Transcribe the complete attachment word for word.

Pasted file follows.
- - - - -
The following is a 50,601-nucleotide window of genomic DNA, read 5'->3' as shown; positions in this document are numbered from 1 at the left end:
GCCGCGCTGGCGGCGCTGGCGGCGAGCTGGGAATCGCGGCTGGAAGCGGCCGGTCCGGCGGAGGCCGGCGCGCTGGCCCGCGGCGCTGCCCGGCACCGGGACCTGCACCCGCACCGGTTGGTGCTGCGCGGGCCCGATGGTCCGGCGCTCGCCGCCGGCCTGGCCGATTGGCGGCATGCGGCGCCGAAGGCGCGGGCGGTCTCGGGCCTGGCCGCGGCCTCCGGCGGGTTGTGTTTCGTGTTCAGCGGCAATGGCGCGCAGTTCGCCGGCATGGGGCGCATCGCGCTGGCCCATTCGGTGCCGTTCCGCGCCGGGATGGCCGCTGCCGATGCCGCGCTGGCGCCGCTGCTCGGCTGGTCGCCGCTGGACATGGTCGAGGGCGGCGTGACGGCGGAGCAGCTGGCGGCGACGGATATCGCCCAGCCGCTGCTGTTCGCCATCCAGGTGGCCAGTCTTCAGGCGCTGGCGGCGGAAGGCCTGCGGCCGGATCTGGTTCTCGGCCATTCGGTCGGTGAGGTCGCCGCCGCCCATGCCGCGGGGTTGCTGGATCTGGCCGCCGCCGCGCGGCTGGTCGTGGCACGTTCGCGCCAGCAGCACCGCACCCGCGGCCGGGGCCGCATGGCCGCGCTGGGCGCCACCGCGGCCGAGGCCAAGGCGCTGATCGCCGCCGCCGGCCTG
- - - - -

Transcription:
The following is a 50,601-nucleotide window of genomic DNA, read 5'->3' as shown; positions in this document are numbered from 1 at the left end:
GCCGCGCTGGCGGCGCTGGCGGCGAGCTGGGAATCGCGGCTGGAAGCGGCCGGTCCGGCGGAGGCCGGCGCGCTGGCCCGCGGCGCTGCCCGGCACCGGGACCTGCACCCGCACCGGTTGGTGCTGCGCGGGCCCGATGGTCCGGCGCTCGCCGCCGGCCTGGCCGATTGGCGGCATGCGGCGCCGAAGGCGCGGGCGGTCTCGGGCCTGGCCGCGGCCTCCGGCGGGTTGTGTTTCGTGTTCAGCGGCAATGGCGCGCAGTTCGCCGGCATGGGGCGCATCGCGCTGGCCCATTCGGTGCCGTTCCGCGCCGGGATGGCCGCTGCCGATGCCGCGCTGGCGCCGCTGCTCGGCTGGTCGCCGCTGGACATGGTCGAGGGCGGCGTGACGGCGGAGCAGCTGGCGGCGACGGATATCGCCCAGCCGCTGCTGTTCGCCATCCAGGTGGCCAGTCTTCAGGCGCTGGCGGCGGAAGGCCTGCGGCCGGATCTGGTTCTCGGCCATTCGGTCGGTGAGGTCGCCGCCGCCCATGCCGCGGGGTTGCTGGATCTGGCCGCCGCCGCGCGGCTGGTCGTGGCACGTTCGCGCCAGCAGCACCGCACCCGCGGCCGGGGCCGCATGGCCGCGCTGGGCGCCACCGCGGCCGAGGCCAAGGCGCTGATCGCCGCCGCCGGCCTG